As with any personal Emergency Prep plan, the operative word is, “personal”. YOU need to decide what impacts are most likely in your area, region, house or business. It is generally a waste of resources to prepare for every single possible impact in every category.
Each individual family or group also needs to determine how in depth they want to get into establishing warning systems, preventative measures and responses.
Airborne Toxins covers any airborne threat – the air is unsafe in one way or another – and breaks down into three broad groups: NBC – Nuclear, Biological and Chemical.
The likelihood of each happening differs greatly for most Americans. For instance, you are more likely to be contaminated by an airborne biological agent (someone sneezing on you with a cold virus) than by nuclear fallout.
Biological runs the gamut from regularly occurring infectious agents such as cold virus’ and influenza, to horrible pandemics such as avian flu or the Ebola virus, to aerosolized anthrax being disbursed by terrorists.
Chemical can be anything from a train car full of ammonia gas being released while traveling through your town, to choking smoke from a house fire, to professionals-turned-terrorist releasing Sarin gas in the Tokyo subway system.
Nuclear could run from Fukushima-style power plant disasters, to terrorist nuclear “dirty bombs”, to attacks by other countries and the resulting fall-out.
There are literally thousands of scenarios that could occur, but it’s unrealistic to plan for each of them. Focus your plans on the potential impacts instead.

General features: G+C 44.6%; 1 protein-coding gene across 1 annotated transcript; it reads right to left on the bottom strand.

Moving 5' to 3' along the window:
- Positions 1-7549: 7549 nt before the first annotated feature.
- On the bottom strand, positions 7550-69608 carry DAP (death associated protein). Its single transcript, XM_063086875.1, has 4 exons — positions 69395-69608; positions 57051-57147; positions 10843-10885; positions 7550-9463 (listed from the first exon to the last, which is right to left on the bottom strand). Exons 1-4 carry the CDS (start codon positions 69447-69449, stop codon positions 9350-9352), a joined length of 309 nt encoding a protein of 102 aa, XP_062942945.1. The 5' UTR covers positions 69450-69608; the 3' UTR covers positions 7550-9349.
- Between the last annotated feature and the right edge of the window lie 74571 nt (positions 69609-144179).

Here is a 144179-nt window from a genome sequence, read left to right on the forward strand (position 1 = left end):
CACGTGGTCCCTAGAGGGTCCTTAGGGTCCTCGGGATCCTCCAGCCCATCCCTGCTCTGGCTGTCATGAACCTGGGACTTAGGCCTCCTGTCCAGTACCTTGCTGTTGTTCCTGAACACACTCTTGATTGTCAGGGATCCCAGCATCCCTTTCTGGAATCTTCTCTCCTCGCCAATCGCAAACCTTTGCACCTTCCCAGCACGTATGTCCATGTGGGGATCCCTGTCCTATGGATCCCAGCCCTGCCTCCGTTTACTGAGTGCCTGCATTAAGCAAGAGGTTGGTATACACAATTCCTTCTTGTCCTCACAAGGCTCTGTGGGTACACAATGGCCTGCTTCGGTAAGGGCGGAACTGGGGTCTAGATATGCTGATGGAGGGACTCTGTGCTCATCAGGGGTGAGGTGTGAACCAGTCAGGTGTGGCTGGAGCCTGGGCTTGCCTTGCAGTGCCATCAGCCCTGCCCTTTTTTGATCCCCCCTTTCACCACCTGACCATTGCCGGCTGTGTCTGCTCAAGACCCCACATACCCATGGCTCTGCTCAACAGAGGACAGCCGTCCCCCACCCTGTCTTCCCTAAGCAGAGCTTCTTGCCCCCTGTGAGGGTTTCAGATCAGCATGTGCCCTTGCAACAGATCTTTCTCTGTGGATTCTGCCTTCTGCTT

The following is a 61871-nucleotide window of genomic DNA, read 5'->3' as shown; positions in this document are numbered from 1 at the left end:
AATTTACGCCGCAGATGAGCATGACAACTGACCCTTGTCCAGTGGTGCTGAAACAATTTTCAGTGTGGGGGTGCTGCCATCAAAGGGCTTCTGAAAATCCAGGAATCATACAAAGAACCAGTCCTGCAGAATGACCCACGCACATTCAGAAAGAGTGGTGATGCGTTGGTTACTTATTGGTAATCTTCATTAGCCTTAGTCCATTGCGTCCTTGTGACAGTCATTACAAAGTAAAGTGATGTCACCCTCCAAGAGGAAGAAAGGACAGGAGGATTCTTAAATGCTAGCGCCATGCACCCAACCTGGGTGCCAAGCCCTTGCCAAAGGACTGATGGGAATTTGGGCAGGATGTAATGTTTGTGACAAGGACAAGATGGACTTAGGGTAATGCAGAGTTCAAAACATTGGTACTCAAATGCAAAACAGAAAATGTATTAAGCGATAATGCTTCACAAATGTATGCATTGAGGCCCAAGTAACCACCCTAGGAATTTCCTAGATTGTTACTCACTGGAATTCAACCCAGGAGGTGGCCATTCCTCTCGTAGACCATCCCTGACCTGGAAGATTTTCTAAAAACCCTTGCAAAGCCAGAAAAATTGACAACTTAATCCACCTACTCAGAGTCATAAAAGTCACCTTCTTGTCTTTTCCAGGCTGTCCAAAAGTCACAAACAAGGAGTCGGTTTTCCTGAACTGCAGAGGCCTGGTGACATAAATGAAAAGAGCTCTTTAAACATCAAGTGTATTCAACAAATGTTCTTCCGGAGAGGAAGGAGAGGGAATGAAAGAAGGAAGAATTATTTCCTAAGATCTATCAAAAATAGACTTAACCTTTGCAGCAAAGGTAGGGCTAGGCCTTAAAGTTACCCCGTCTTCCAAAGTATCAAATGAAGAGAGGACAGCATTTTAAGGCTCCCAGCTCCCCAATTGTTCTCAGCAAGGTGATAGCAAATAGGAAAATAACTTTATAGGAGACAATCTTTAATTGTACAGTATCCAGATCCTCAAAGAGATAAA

So, something bad is in the air and it’s headed your way. What to do?
N95 masks will stop many forms of airborne biological agents, but are generally ineffective against most chemicals. They are generally recognized to be ineffective for people with facial hair, as you are unable to get a tight fit on your face. It should also be noted that a number of studies comparing the more costly N95 masks against standard surgical masks, showed that both provided about the same level of protection.
Gas Masks at their most basic level pass the outside air through a filter system to provide the user with purified air. Depending upon the filtration media and staging, they are generally effective against both biological and chemical airborne contaminants.
Purchasers of gas masks must recognize that many airborne contaminants – primarily chemical – can also cause harm by simply landing on the person’s skin. These masks only protect the air entering the lungs.
There are also air-assisted gas masks – such as those used by firefighters – which don’t filter the air, but provide a dedicated source of air. There are “home versions” of these masks as well.
“Protective Suits” are the most extreme and effective defense against biological and chemical airborne contaminants, as they cover you head-to-toe, and protect the lungs as well as the skin. Generally speaking, if a suit will protect you against chemical, it will also protect you against biological, but not necessarily vice versa. The suits are also the most expensive solution.
You’ll notice that none of these mobile solutions protects you against nuclear/radiological. After the shock wave and fire of the initial blast, the two primary killers – gamma rays and neutrons – require deep or dense defenses.